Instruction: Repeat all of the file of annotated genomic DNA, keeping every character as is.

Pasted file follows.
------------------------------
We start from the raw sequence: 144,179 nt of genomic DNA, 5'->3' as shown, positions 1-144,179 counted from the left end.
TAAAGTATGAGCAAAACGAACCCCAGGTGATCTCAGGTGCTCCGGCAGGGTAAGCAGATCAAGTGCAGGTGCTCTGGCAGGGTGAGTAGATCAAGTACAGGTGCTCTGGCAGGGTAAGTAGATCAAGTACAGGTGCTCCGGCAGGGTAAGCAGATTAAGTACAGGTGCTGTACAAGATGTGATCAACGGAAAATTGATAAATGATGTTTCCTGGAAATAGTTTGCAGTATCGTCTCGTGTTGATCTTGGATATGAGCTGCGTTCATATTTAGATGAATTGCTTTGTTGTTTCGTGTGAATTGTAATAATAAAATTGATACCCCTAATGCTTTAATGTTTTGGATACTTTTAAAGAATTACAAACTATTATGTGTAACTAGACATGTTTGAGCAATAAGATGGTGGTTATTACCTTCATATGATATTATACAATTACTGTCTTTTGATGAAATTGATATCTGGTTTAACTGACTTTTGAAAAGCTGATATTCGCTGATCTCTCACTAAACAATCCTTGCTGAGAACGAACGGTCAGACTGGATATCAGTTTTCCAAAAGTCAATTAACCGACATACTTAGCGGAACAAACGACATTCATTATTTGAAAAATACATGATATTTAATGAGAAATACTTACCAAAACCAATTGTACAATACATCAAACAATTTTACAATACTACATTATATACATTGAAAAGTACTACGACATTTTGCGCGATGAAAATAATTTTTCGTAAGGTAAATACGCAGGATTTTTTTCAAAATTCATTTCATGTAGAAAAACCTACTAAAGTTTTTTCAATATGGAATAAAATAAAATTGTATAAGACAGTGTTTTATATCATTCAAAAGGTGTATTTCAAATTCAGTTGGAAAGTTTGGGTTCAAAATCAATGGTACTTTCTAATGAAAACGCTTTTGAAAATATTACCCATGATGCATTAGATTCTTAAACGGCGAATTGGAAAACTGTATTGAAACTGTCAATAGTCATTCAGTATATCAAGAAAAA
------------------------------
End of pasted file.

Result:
We start from the raw sequence: 144,179 nt of genomic DNA, 5'->3' as shown, positions 1-144,179 counted from the left end.
TAAAGTATGAGCAAAACGAACCCCAGGTGATCTCAGGTGCTCCGGCAGGGTAAGCAGATCAAGTGCAGGTGCTCTGGCAGGGTGAGTAGATCAAGTACAGGTGCTCTGGCAGGGTAAGTAGATCAAGTACAGGTGCTCCGGCAGGGTAAGCAGATTAAGTACAGGTGCTGTACAAGATGTGATCAACGGAAAATTGATAAATGATGTTTCCTGGAAATAGTTTGCAGTATCGTCTCGTGTTGATCTTGGATATGAGCTGCGTTCATATTTAGATGAATTGCTTTGTTGTTTCGTGTGAATTGTAATAATAAAATTGATACCCCTAATGCTTTAATGTTTTGGATACTTTTAAAGAATTACAAACTATTATGTGTAACTAGACATGTTTGAGCAATAAGATGGTGGTTATTACCTTCATATGATATTATACAATTACTGTCTTTTGATGAAATTGATATCTGGTTTAACTGACTTTTGAAAAGCTGATATTCGCTGATCTCTCACTAAACAATCCTTGCTGAGAACGAACGGTCAGACTGGATATCAGTTTTCCAAAAGTCAATTAACCGACATACTTAGCGGAACAAACGACATTCATTATTTGAAAAATACATGATATTTAATGAGAAATACTTACCAAAACCAATTGTACAATACATCAAACAATTTTACAATACTACATTATATACATTGAAAAGTACTACGACATTTTGCGCGATGAAAATAATTTTTCGTAAGGTAAATACGCAGGATTTTTTTCAAAATTCATTTCATGTAGAAAAACCTACTAAAGTTTTTTCAATATGGAATAAAATAAAATTGTATAAGACAGTGTTTTATATCATTCAAAAGGTGTATTTCAAATTCAGTTGGAAAGTTTGGGTTCAAAATCAATGGTACTTTCTAATGAAAACGCTTTTGAAAATATTACCCATGATGCATTAGATTCTTAAACGGCGAATTGGAAAACTGTATTGAAACTGTCAATAGTCATTCAGTATATCAAGAAAAA